Governor Rick Snyder of Michigan
Water monitoring and response continues; sites are trending in the right direction
Tuesday, March 15, 2016
LANSING, Mich. – Results from round two of Sentinel Site water testing in Flint shows fewer sites are over the federal action level for lead than were found in round one, but concerns remain, Gov. Rick Snyder said today.
The state is continuing to monitor, analyze and respond to results on scientific water testing in Flint with updated data being collected regularly from approximately 600 Sentinel Sites.
Results from round two show 91.6 percent were at or below the federal action level of 15 parts per billion (ppb) and 8.4 percent were above 15 ppb. These are better results than round one, which had 90.4 percent at or below 15 ppb, and 9.6 percent above the federal action level of 15 ppb.
“The constantly updated information helps determine the quality of the water as it comes into people’s homes,” Snyder said. “This information also helps to get immediate attention to homes with high lead or high copper results, so we can investigate issues further and work quickly with residents to address health concerns.”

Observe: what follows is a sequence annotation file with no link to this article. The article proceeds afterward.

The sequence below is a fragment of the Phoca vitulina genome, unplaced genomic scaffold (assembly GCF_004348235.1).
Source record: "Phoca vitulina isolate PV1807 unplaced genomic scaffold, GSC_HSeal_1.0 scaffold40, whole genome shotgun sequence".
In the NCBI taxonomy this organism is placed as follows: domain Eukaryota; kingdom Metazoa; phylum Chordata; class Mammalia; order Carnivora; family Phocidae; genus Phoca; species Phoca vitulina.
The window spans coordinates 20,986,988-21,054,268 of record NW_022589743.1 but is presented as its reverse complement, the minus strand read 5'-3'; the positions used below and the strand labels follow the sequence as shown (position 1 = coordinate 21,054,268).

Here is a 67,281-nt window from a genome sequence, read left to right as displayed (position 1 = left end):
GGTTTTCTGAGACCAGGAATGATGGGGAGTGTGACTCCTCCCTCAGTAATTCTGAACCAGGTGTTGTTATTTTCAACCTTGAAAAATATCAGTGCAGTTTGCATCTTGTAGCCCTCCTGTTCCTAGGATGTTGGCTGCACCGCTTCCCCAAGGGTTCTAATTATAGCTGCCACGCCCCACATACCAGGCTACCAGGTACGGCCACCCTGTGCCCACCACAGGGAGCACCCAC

Sentinel Sites are locations across the city that are continually tested to gather scientifically sound data needed to determine when the water quality will be restored for the people of Flint. The sites were established by the Michigan Department of Environmental Quality and endorsed by the U.S. Environmental Protection Agency in cooperation with residents.
While the data demonstrates there are still concerns – which are being immediately addressed by the state residential response teams – the lower number of samples over the federal action level shows results are trending in the right direction.
Testing will continue in two-week intervals for the Sentinel Sites, with sample results posted the week following the sample. Sentinel Site residences receive individual test results within a week by mail.
Data from the Sentinel Sites will continue to be collected for another five weeks.
Sentinel teams visiting homes include a member of the DEQ, a licensed plumber and a community member. The teams show residents how to draw samples of their water in a scientifically accurate manner so they may submit regular samples to the state for testing.
For all residential water testing samples, home follow-up visits have been streamlined so that homes with levels higher than 150 parts per billion are to be contacted by MDEQ and the Michigan Department of Health and Human Services within 48 hours. Homes with levels between 100 and 150 ppb are contacted within seven days for a home visit. NSF-approved filters distributed by the state are certified for lead reduction up to 150 ppb. For those over 15 ppb, residents are encouraged to submit a repeat sample as part of the in-home follow-up.
All residents are reminded to flush their water system, clean aerators and continue to use filters.
A home visit includes: